What is Feasibility Study? 7 Steps for Conducting Feasibility Study

Before you dedicate ample time, resources, and energy to any new project, you may want to know – whether this project can succeed. Even if the project is successful, will the result justify the cost and effort you took to achieve them? The fate of the project will be ultimately determined via a feasibility study.

A business feasibility study is an excellent way to discover and evaluate risks and opportunities and resources further applied to complete the project. This post will cover everything about the feasibility study and help you make better-informed decisions.

What is a feasibility study?

feasibility study is carried out to evaluate the practicality of a proposed project and assess how likely the project will succeed. It is largely prepared for executives who decide whether to give a green signal to the project based on feasibility analysis. This can help determine project goals and relevant factors, conduct market research, and detail resources and budget for successful project execution.

7 Feasibility Study Steps

  1. Preliminary Analysis

Preliminary analysis determines whether the feasibility study is justified. This will unveil potential roadblocks that would render feasibility analysis unnecessary. This can be intensive, and time-consuming but it is all worth the effort.

  • Define the Scope

It is important to have clarity on the project’s scope. This involves defining project goals, tasks, costs, deliverables, phases, and deadlines. It identifies internal stakeholders, external clients, and consumers.

  • Market Research

Before starting a project, you must know the competitive landscape of your market niche. The market research gives you relevant insight into the current market scenario and helps identify factors like geographical influence, market value, and demographics.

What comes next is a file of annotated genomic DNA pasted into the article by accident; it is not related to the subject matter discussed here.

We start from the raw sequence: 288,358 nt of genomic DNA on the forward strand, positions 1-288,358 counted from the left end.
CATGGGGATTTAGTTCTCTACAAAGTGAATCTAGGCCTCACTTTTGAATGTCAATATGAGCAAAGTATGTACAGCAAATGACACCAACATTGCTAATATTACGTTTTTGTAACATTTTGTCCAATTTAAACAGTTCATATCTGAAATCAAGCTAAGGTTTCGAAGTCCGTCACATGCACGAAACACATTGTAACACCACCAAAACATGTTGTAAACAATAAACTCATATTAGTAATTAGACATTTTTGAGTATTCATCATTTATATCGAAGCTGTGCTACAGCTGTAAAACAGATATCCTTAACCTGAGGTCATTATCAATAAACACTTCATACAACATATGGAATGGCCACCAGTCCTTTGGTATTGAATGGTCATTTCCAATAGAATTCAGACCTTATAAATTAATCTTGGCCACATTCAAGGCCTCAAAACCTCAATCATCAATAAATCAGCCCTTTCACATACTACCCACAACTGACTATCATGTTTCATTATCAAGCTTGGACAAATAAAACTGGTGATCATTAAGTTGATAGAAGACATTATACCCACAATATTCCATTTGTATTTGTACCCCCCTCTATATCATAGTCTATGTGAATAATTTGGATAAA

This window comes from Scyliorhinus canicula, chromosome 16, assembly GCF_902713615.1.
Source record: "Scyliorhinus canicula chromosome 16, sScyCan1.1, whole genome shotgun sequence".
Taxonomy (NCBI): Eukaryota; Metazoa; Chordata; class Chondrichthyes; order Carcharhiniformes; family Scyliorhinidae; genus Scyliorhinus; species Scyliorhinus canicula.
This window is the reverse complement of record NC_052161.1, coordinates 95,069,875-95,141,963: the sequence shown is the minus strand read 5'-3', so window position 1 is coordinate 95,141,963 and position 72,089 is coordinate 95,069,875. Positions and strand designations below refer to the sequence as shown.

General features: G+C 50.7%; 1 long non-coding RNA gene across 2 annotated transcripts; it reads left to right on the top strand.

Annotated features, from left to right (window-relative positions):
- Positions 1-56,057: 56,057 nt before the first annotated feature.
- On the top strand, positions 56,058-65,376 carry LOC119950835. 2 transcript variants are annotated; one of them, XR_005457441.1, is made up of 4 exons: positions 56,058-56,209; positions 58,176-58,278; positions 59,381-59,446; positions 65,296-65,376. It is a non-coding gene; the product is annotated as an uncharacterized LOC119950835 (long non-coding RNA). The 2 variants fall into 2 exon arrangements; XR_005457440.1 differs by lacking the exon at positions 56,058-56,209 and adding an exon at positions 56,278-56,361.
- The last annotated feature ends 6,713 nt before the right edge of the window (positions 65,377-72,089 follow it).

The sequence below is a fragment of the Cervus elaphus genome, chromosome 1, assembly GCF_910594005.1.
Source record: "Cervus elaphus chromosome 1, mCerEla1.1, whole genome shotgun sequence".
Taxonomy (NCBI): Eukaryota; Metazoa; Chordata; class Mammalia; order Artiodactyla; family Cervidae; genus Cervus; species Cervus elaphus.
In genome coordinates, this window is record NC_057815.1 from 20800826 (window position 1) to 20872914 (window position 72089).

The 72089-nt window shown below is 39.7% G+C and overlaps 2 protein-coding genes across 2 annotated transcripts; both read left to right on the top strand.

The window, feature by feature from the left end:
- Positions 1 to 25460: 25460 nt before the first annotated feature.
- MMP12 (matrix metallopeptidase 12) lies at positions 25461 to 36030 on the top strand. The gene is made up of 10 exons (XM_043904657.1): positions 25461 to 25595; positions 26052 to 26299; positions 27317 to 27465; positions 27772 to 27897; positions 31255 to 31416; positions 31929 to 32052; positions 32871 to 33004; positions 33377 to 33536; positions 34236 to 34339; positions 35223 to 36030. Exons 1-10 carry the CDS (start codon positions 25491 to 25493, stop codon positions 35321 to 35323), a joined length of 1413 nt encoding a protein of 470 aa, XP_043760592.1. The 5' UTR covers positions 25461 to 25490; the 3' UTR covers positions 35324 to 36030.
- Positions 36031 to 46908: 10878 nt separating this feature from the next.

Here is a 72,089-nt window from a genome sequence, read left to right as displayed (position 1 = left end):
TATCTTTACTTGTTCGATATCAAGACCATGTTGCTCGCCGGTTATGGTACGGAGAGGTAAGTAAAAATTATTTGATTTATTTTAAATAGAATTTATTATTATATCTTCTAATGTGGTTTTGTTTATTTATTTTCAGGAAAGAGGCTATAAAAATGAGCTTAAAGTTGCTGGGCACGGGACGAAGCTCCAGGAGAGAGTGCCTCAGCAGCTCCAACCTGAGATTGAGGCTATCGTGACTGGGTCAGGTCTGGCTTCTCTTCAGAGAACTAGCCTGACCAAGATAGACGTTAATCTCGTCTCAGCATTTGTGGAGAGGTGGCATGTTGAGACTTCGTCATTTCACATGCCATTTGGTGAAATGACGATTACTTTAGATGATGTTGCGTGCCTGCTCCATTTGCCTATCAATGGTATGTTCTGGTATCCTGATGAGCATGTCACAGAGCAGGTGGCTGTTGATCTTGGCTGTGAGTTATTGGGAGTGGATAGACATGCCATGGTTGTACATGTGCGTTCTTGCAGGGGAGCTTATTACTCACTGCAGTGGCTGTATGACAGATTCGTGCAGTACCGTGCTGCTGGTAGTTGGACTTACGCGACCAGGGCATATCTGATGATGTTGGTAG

• Financial Assessment

A feasibility study is used to divide and analyse financial costs and risks associated with the project. Costs may include equipment, human resources, hardware, software, material, facilities, and third-party services.

  • Roadblocks and Other Alternatives

Potential issues and circumstances could lead to project delays or even failure. Most feasibility studies include the assessment of downfalls, alternative solutions, and other related factors.

  • Re-Assessment

You should look for a reassessment of the entire feasibility study by a manager or someone experienced in your organisation. Having a clear set of eyes on the analysis will ensure you won’t miss any elements or misjudge project impacts.

  • Go or No-Go Decision

After everything is done, the feasibility study comes down to one decision – Is the project approved to step ahead or not?

After thorough market research, performing due diligence, and gathering critical information, it’s time to carry out a feasibility study. The core elements of this analysis generally include an executive summary, technological needs, marketplace assessment, marketing strategy, resources, project timeline, and recommendations.

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